Victory for Workers With Children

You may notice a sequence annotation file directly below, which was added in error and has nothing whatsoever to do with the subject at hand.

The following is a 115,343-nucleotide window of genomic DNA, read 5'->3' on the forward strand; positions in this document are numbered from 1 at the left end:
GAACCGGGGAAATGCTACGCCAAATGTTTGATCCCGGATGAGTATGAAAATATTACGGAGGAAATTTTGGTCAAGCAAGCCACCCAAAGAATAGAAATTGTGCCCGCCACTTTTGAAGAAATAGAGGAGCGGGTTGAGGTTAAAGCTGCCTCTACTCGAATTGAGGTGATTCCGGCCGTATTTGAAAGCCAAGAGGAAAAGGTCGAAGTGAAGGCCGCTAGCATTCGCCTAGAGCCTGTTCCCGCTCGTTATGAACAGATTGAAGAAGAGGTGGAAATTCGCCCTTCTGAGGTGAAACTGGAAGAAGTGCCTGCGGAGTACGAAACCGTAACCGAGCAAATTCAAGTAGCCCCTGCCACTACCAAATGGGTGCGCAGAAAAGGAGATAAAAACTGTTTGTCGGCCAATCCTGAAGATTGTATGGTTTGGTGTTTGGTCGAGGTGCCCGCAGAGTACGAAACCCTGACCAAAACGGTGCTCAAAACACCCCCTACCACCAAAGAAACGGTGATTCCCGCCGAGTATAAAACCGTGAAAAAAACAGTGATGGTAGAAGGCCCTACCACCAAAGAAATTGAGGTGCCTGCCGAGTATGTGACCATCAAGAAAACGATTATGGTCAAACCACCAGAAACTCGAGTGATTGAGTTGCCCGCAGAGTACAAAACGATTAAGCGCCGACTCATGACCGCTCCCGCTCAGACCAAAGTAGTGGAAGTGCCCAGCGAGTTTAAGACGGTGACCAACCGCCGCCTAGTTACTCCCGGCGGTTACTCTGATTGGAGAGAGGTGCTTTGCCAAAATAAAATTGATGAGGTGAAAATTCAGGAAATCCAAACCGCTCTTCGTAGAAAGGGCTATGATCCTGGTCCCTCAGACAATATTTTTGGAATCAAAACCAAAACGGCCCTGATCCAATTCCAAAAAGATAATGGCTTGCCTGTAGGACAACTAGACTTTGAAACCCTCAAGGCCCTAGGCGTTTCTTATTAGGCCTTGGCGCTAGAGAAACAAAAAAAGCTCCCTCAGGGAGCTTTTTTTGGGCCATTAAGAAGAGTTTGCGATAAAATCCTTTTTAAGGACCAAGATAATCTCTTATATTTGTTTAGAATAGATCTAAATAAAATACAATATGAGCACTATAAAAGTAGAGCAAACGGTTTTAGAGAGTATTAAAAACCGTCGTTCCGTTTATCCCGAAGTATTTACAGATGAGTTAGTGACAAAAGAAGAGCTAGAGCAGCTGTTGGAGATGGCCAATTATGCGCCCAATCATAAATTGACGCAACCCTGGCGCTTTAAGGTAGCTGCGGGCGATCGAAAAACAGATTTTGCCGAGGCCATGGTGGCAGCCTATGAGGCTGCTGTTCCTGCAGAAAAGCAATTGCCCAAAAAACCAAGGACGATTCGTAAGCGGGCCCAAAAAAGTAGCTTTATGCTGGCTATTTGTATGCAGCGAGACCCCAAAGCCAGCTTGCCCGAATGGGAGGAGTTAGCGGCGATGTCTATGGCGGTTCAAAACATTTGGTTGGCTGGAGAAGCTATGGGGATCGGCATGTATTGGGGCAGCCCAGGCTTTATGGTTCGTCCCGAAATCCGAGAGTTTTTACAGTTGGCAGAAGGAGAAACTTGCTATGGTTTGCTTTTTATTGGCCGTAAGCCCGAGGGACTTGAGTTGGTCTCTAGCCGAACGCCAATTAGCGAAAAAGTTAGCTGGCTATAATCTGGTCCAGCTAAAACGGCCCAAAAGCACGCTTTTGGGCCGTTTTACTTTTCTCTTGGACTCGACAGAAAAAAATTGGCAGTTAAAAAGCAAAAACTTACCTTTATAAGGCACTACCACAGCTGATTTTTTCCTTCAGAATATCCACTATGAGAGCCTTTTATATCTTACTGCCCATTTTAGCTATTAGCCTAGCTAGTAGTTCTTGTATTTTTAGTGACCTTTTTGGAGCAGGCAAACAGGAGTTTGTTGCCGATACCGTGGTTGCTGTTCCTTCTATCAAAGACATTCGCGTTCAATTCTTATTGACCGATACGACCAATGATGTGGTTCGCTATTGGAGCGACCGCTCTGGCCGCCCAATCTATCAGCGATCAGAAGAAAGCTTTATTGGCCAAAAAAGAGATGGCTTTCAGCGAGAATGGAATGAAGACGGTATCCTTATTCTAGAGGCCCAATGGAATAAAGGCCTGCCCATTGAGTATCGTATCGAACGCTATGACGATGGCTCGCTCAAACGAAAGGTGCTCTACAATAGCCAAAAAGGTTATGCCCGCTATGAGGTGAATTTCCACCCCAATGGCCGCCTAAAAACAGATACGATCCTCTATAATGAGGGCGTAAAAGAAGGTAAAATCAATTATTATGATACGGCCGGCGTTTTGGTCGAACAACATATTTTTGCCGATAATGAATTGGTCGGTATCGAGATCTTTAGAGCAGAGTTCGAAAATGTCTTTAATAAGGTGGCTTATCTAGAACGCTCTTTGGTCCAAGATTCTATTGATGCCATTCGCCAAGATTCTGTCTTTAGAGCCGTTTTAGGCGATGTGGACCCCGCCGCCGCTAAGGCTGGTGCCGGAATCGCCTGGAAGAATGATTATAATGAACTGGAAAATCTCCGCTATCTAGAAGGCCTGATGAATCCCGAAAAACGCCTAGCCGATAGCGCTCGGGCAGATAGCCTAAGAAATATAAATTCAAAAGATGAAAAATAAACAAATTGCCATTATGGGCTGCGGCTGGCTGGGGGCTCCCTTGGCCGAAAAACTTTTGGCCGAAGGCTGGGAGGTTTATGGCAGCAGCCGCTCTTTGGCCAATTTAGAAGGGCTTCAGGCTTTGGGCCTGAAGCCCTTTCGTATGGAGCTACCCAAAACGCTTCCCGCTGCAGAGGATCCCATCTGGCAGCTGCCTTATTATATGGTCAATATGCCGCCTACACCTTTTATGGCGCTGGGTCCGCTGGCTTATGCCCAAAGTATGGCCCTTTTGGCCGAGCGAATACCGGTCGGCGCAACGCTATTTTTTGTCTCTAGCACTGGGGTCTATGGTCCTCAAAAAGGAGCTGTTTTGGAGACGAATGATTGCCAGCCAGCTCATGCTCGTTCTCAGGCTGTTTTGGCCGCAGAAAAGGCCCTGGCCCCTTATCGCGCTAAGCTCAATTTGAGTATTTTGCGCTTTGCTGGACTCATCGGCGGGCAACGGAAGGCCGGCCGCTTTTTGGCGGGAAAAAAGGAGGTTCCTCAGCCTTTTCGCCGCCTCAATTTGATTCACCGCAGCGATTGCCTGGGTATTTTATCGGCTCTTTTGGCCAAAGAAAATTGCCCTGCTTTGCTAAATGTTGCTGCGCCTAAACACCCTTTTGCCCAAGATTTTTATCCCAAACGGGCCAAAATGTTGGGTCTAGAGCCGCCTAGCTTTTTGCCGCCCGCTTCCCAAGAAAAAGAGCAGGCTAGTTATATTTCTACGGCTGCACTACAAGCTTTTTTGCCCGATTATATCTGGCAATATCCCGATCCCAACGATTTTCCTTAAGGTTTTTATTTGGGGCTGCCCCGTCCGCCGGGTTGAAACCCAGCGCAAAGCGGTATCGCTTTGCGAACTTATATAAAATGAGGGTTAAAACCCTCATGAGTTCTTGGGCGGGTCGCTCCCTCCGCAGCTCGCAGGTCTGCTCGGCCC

'YOU'RE having a baby? Congratulations! But we're sorry - you might not be able to work here anymore."For many years, that was the message implicit in maternity policies at AT&T. Female employees were required to take unpaid leave at the end of their sixth or seventh month of pregnancy. They received only 30 days' credit toward seniority during their absence, even though employees on disability leave received full credit. They were also given no guarantee of a job when they returned after the birth of their baby, although the company reportedly held jobs for men undergoing cosmetic surgery or recovering from hunting accidents. Now 13,000 women who lost jobs, seniority, or income because of pregnancy-related discrimination at AT&T between 1965 and 1977 will receive a measure of compensation for those inequities. The company, which amended its pregnancy leave policy in 1978, has agreed to pay $66 million to settle a class-action suit brought with the Equal Employment Opportunity Commission. It is the EEOC's largest cash recovery ever. Evan Kemp Jr., chairman of the agency, underscored the significance of the settlement by saying, "This isn't just a victory for the EEOC or for women; it's a victory for all employees who face discrimination anywhere." During the past decade, American businesses have made commendable progress in accommodating the needs of workers with children. Parental leave policies, child-care options, and more flexible work schedules all attest to a growing corporate sensitivity to families. But pregnancy can still be a career liability, as it is, for example, in firms that require women to return within a few weeks after delivery or risk losing their jobs. The AT&T settlement serves as a forceful reminder that discrimination on the basis of pregnancy has been illegal since 1978. Perhaps it also brings working mothers and fathers closer to the day when all employers will say, "You're having a baby? Congratulations! We'll do what we can to help."